Central Asian countries are getting back on their feet
The Central Asian countries are rich in extractives and renewable energy sources. Sustainable and responsible use of these resources is one of the key factors determining the future of these countries, according to Ilkka Räisänen, Finland’s Roving Ambassador for Central Asia.
How would you describe the current situation and the biggest challenges in the Central Asian countries?
The inland countries of Central Asia – Kazakhstan, Kyrgyzstan, Tajikistan, Turkmenistan and Uzbekistan – have been independent only about thirty years. It means that democracy, the rule of law and the market economy are fairly young and nascent in these former Soviet Union countries. Ecologically, too, the Soviet heritage is a heavy burden. The greatest environmental catastrophes caused by the Soviet Union include the shrinking of the Aral Sea and radioactive contamination from nuclear testing.
The countries are rich in natural resources, but the resources are located inland far away from the world market and major shipping routes. These mountainous countries are seeing their glaciers melting because of climate change, exposing them to increasingly severe water shortages and extreme weather events.
To strengthen their economies, the countries must create better business conditions for the country’s private sector to develop, and they must reduce the involvement of the central government in business and industry. While progress has been made in implementing relevant reforms, the countries have not succeeded in raising the share of foreign investment as planned. The scarcity of jobs has driven a significant proportion of the young and rapidly increasing population abroad to work in Russia in most cases, but even in Türkiye, in the Persian Gulf countries and in Europe. What makes things worse is that the countries do not offer education that would meet the demand of higher technologies.
How is Finland supporting Central Asian countries?
Finland cooperates with Central Asian countries both bilaterally and as part of the EU. Finland started cooperation in the region soon after the countries gained independence. Today, Finland's bilateral cooperation in Central Asia focuses on the region's poorest countries, Kyrgyzstan, Tajikistan and Uzbekistan. In 2021–2024, the focus of cooperation is on strengthening the rule of law, creating sustainable economic growth and improving the management of natural resources. The budget for this cooperation totals EUR 25 million over four years.
Ongoing cooperation includes a project by the Finnish Meteorological Institute for developing the use of water resources in the region, a project by the Geological Survey of Finland for strengthening the management of natural resources, and a project by the Finnish Meteorological Institute for improving weather observation and forecasting services. Finland supports better availability of legal services, job creation and the competitiveness of small-scale entrepreneurs together with the United Nations Development Programme (UNDP).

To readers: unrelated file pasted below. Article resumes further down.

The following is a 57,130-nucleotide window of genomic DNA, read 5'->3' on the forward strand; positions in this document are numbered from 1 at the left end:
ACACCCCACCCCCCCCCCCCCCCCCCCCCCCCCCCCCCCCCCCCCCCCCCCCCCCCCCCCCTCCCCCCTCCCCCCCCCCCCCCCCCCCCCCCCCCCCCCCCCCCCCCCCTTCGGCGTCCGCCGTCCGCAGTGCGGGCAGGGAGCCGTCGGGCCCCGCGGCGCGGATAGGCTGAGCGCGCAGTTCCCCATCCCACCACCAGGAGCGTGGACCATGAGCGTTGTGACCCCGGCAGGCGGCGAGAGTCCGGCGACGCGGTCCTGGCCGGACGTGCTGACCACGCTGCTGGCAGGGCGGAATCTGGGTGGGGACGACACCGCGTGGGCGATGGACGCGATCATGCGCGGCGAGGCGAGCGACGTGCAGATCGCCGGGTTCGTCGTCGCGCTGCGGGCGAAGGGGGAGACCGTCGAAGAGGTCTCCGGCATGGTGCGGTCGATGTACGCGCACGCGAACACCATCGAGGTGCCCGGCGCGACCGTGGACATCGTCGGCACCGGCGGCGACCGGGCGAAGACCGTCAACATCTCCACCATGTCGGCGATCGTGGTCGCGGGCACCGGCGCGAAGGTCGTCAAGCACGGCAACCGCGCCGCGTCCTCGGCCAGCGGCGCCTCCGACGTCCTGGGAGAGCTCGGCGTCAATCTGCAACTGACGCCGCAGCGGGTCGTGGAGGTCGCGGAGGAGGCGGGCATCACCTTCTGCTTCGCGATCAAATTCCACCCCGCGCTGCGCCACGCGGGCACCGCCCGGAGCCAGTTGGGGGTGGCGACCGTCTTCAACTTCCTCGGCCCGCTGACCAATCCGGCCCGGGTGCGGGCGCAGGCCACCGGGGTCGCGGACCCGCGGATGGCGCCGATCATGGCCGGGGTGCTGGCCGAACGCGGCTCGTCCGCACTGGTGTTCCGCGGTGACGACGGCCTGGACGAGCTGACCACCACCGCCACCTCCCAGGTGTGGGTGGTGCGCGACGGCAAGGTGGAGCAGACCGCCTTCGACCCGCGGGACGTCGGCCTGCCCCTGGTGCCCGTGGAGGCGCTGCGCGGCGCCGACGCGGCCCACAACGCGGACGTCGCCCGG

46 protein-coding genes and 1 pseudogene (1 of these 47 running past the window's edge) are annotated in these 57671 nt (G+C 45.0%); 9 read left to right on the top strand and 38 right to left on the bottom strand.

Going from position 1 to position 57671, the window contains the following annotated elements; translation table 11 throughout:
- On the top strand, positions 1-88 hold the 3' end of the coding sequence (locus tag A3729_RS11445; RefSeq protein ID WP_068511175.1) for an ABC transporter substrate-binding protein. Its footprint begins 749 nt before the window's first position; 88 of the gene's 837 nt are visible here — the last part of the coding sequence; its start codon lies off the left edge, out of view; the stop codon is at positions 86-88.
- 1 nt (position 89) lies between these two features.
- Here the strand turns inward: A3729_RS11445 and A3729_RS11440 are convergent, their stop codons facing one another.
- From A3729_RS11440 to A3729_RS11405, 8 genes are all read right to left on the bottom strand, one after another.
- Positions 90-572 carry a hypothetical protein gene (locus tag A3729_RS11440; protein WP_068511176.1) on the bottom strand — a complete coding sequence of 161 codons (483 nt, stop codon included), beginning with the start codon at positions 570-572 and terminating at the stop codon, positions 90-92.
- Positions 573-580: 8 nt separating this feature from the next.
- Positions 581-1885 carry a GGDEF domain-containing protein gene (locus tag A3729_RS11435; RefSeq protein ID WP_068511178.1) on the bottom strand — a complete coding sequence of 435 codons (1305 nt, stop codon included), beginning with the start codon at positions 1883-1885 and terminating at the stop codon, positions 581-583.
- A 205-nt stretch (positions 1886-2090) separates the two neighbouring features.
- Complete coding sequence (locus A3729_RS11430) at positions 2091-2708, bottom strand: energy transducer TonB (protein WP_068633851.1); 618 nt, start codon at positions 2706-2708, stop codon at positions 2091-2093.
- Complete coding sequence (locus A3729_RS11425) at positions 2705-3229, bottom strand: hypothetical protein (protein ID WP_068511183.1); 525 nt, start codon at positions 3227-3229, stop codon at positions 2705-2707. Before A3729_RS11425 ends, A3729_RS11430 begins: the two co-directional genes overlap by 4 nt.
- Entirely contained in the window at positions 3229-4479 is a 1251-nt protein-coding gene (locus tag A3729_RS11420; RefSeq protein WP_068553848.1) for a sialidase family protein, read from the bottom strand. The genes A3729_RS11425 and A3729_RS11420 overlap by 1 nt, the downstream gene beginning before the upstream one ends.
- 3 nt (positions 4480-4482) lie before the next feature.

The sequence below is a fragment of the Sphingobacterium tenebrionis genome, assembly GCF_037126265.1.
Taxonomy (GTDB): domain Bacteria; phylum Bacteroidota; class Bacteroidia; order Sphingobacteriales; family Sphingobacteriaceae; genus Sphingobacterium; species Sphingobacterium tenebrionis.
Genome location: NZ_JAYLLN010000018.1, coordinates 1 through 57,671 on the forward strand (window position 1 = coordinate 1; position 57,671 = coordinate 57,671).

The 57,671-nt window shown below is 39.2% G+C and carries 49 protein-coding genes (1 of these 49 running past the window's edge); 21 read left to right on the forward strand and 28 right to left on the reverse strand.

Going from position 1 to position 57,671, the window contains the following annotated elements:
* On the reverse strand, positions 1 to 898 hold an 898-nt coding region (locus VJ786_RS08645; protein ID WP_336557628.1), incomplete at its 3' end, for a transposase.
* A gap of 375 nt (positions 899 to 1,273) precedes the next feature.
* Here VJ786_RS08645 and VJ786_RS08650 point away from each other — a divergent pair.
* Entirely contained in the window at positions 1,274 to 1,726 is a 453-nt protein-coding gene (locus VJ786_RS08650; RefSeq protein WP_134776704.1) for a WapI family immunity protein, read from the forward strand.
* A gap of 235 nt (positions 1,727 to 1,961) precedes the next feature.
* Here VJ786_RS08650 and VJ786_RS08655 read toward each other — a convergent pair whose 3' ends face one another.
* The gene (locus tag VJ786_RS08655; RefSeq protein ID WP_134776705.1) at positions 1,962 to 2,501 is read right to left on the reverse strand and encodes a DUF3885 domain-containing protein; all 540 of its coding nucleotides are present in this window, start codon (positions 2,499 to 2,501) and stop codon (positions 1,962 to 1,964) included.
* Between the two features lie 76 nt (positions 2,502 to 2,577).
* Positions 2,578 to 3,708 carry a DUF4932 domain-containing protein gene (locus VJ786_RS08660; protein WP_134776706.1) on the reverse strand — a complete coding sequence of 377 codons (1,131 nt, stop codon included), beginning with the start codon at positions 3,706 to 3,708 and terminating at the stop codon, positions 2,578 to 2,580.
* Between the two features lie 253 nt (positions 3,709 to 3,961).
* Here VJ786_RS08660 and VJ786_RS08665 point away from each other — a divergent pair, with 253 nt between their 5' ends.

The countries have a lot of young people, and they want to get support in developing their education and training systems. As a response, the Finnish National Agency for Education is in the process of starting a cooperation that aims to support the improvement of curricula, the professional development of teachers and the development of inclusive education and training.
How do you see the future of the Central Asian countries?
Much depends on the educational and job opportunities available to young people and on their possibilities to take part in decision-making in society. If things go well, the countries can create opportunities for increasing diversity in innovation and creativity and creating specialised skills, which will boost social development and market growth. Otherwise, there is a risk that young people become marginalised and the most talented individuals leave the country. Another risk is that violent extremist movements create instability in the region.
The region is rich in renewable energy sources – it gets hydropower from the mountains, wind power from the steppe and solar power from the sun that often shines in the dry continental climate. It has plenty of the metals needed for the green transition. All these can generate revenue for the states if they manage to mobilise enough investments that allow them to get their processed products to the world market without any negative environmental impacts.
What has uplifted you personally in Tajikistan and Uzbekistan and what can we learn from the locals?
It has been fascinating to visit ancient Silk Road cities and to witness how age-old intercultural interaction is. I am amazed how astonishingly well some of the locals know Finland, and how they respect each other, how friendly and accommodating and how overwhelmingly welcoming they are.
One local observation especially has stuck in my mind: the power of a bird is in the wings, the power of a person in their friends.
In this series of articles, Finland’s ambassadors tell news from countries that are key partners of Finland’s development cooperation.
Text: Milma Kettunen